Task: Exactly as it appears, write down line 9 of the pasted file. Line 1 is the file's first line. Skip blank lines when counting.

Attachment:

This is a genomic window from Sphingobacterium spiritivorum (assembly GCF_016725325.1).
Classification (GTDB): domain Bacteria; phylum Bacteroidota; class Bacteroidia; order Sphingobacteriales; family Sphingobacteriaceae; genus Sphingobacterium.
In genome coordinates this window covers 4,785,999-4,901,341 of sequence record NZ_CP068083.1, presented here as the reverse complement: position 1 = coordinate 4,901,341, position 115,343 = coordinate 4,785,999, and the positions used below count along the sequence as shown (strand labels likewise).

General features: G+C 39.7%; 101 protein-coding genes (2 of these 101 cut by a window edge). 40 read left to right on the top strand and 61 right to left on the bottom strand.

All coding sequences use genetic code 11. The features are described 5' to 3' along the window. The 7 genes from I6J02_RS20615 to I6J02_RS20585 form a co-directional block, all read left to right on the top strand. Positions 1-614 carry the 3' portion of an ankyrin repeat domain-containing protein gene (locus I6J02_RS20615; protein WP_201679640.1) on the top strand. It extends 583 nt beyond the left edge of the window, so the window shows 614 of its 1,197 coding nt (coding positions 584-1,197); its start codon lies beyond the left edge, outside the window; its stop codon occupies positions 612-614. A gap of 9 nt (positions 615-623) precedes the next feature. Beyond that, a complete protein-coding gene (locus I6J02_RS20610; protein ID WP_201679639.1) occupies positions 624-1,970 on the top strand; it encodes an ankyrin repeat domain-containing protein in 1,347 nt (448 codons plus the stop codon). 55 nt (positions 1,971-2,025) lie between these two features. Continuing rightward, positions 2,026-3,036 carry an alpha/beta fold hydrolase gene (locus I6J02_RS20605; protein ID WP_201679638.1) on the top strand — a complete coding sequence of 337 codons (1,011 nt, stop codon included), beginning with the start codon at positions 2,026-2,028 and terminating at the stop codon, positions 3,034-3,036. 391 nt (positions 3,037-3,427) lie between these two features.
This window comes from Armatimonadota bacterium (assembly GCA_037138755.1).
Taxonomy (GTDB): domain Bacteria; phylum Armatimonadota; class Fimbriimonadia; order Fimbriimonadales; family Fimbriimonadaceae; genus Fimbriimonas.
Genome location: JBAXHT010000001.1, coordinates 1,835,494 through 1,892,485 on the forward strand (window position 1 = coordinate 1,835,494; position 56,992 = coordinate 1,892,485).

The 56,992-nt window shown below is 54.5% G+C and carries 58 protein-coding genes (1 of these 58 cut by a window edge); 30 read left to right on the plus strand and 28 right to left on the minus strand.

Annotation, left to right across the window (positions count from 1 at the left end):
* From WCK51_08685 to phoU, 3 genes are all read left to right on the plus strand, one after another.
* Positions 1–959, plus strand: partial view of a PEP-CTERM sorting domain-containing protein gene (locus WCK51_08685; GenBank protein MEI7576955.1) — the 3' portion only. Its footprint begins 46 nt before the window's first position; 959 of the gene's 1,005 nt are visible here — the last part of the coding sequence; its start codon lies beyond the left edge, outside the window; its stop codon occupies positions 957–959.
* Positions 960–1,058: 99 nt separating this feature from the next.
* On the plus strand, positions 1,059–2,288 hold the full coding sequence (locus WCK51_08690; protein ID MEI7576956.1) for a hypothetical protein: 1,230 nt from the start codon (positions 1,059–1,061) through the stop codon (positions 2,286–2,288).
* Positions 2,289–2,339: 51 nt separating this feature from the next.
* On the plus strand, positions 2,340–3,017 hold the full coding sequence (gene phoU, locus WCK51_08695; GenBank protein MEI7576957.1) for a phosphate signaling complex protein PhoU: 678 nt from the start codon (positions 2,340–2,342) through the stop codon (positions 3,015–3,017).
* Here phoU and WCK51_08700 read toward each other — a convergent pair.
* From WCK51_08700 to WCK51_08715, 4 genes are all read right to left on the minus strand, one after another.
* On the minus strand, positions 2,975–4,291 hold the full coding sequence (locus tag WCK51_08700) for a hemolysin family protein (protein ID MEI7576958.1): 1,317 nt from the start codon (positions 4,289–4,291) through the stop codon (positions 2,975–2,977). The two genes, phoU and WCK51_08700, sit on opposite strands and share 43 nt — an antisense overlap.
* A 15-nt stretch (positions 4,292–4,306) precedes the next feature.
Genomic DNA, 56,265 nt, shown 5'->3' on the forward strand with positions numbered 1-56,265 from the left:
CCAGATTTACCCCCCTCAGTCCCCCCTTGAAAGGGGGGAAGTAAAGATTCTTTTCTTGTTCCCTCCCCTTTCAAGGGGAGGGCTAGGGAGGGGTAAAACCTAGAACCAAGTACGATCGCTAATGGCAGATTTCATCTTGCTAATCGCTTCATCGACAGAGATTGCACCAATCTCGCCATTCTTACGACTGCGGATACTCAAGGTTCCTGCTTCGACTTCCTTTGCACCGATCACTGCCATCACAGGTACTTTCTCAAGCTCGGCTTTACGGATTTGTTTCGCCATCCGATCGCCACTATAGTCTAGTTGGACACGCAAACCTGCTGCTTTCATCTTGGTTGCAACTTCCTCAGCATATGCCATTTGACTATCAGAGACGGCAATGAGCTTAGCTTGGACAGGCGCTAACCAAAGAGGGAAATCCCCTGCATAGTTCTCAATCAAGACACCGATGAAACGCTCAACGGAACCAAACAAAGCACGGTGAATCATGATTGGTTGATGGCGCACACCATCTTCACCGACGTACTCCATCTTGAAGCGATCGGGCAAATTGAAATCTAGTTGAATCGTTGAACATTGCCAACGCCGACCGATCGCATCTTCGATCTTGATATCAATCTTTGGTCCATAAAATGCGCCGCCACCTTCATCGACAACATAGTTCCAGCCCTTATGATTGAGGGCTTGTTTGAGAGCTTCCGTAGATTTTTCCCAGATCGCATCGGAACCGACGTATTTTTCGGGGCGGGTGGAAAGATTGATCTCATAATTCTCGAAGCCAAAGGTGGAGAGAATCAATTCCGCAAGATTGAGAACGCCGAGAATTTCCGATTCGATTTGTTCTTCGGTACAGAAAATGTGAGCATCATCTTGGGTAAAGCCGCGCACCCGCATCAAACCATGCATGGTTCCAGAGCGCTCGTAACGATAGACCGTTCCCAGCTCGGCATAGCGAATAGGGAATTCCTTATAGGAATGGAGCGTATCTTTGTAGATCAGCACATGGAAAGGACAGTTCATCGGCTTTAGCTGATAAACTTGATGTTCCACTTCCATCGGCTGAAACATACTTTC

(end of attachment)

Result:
The 56,992-nt window shown below is 54.5% G+C and carries 58 protein-coding genes (1 of these 58 cut by a window edge); 30 read left to right on the plus strand and 28 right to left on the minus strand.